Areas of southeastern Saskatchewan still recovering from summer flooding may be hit with heavy rain again this weekend.
The Water Security Agency (WSA) is warning the public that flooding may hit areas southeast of a line that starts at Val Marie and goes through Assiniboia, Regina and down to Estevan. Anywhere from 50 mm to 80 mm of rain is possible from Friday night to Monday morning.
Rafferty and Alameda Reservoirs would be able to hold a lot of the rainfall, however localized flooding could still happen depending on how much rain comes down, and how fast.
Environment Canada will soon have one more way to keep people in Saskatchewan updated on severe weather.
The weather service has been negotiating with Twitter to use the social-media site to share alerts and updates. Kent Johnson, interim executive director of national programs and business development, explained there were two issues that needed to be resolved in order for Environment Canada to fully utilize Twitter.
After a few weeks of heat and sunshine, Mother Nature seems to be giving Saskatchewan the cold shoulder.
The next two weeks are expected to be cooler than normal for this time of year feeling a little more like fall weather.
"There's no mystery; when you get this cool temperature, there's only one way the winds are blowing, and that's from the north," said David Phillips, meteorologist with Environment Canada.
Fresh produce may have filled the tables at the Regina Farmer's Market on Wednesday, but it hasn't been an easy year for growers.
Potatoes, corn, peas, beans, cauliflower and much more were flying off the tables, even with a steady drizzle falling from the sky. But the wet weather is something producers have been dealing with all summer.
"It was a really slow start, with all the rain and the cold," said Chelsea Erlandson. She's with Spring Creek Garden, and travels to Regina from Outlook twice a week. "Everything was pushed back about a week or two."
After some intense heat, Saskatchewan is heading into a dramatic cool down.
Temperatures are expected to stay in the low to mid-20 C range for Wednesday till Friday. By the weekend, day time highs will only be in the mid to high teens.
"It's going to be four or five degree below normal," Mike Russo, meteorologist with Environment Canada, said.
This all comes after hitting 30 C Tuesday at the Saskatoon Airport.
The sky was grey Monday evening and the haze continued into Tuesday all thanks to wildfires.
Environment Canada says there are fires burning in the Northwest Territories again.
"The upper winds are such that it brings it down over the province of Saskatchewan, the upper levels, and then it settles down into the lower atmosphere... It's hot and humid and the air is quite stable so it traps everything in the lower atmosphere, so we really see that haziness," explained Terri Lang, meteorologist with Environment Canada.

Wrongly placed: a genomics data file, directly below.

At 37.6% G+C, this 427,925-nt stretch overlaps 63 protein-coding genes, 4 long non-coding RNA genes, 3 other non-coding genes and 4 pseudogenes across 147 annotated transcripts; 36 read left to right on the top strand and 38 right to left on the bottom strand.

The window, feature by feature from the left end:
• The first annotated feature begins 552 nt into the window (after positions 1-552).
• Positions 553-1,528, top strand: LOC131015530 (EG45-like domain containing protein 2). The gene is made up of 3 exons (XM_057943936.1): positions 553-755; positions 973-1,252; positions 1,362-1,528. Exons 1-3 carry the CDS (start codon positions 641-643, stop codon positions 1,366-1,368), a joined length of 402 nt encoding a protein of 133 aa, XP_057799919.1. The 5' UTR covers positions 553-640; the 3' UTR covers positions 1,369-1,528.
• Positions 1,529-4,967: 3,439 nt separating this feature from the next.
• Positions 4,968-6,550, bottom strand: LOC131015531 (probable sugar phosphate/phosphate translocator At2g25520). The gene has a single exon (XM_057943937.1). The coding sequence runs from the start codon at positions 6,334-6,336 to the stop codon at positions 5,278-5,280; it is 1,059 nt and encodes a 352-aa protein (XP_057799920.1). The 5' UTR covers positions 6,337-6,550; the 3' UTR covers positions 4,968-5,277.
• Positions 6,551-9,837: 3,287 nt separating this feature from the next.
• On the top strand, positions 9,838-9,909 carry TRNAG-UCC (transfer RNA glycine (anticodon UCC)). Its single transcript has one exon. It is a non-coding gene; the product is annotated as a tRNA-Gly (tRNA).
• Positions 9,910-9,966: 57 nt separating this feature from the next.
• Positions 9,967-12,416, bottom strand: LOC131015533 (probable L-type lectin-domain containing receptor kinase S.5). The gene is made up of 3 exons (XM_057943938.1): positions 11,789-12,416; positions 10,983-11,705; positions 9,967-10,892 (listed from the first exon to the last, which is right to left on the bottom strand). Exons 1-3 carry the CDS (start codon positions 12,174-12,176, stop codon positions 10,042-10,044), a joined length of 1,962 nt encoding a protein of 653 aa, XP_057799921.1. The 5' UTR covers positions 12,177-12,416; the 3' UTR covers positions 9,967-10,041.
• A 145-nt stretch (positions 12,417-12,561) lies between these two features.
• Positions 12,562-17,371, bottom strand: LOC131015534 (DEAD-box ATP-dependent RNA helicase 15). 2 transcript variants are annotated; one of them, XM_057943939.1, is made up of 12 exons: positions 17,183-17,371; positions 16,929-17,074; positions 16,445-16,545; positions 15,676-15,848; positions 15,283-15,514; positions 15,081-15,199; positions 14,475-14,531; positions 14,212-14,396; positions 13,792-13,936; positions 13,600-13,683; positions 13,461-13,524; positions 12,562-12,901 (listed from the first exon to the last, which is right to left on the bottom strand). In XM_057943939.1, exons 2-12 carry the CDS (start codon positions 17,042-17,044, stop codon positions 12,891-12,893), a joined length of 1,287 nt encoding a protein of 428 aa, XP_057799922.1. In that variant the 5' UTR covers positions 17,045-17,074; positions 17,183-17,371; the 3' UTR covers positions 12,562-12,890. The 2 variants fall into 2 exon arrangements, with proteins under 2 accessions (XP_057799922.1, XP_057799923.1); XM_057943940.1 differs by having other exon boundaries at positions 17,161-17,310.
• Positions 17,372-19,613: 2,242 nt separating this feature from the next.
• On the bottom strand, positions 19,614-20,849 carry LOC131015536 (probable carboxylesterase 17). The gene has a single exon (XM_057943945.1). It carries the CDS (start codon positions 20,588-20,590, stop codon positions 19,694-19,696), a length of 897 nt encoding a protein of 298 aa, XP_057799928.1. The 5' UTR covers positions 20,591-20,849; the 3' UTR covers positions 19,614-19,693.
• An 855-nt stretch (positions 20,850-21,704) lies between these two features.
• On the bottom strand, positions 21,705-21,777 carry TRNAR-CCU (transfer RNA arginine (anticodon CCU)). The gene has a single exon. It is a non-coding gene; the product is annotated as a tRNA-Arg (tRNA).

The powerful wind storm that knocked over trees and knocked out power in southern Saskatchewan on August 8 also caused damage to one wing of Greenall High School in Balgonie.
Lyle Stecyk is the Superintendent responsible for facilities at Prairie Valley School Division. He says at first glance from the ground level, the damage to the building itself did not look too severe. Along with several trees that were knocked over part of the soffit on one wall had come down. But inside the east end of the building, Stecyk said the damage appeared to be more severe.
Another sweltering day in Saskatoon means people need to be wary about getting too much sun.
"I think it's quite underestimated," Dr. Shovati Padhi with the Saskatoon Health Region said about the high temperatures, adding people can actually faint or, worse, lose the ability to sweat.
"That's actually a medical emergency and people need to phone 9-1-1 immediately because that could be fatal," she said.
Smoke from northern forest fires was hanging in the air across the province Friday.
"It's going to be particularly bad today just because of the wind direction and the fact that the lower atmosphere is quite stable, so it's trapping a lot of the smoke," Terri Lang, warning preparedness meteorologist with Environment Canada, said.
She added that the combination of heat, humidity and smoke is not good for small children, the elderly and those with underlying health conditions.
The humidity and blazing sun didn't stop people from enjoying the outdoors in downtown Regina on Thursday.
Kurtis Balon is with the Downtown Business Improvement District. He helped set up for an afternoon concert on the plaza. He says summers are short in Regina so he wasn't surprised to see a large crowd brave the heat to listen to music.
"There were a few (people) that I think you could tell they enjoyed it, they wanted to get out there and support some of the things that we're doing down here but also just could only handle so much of it."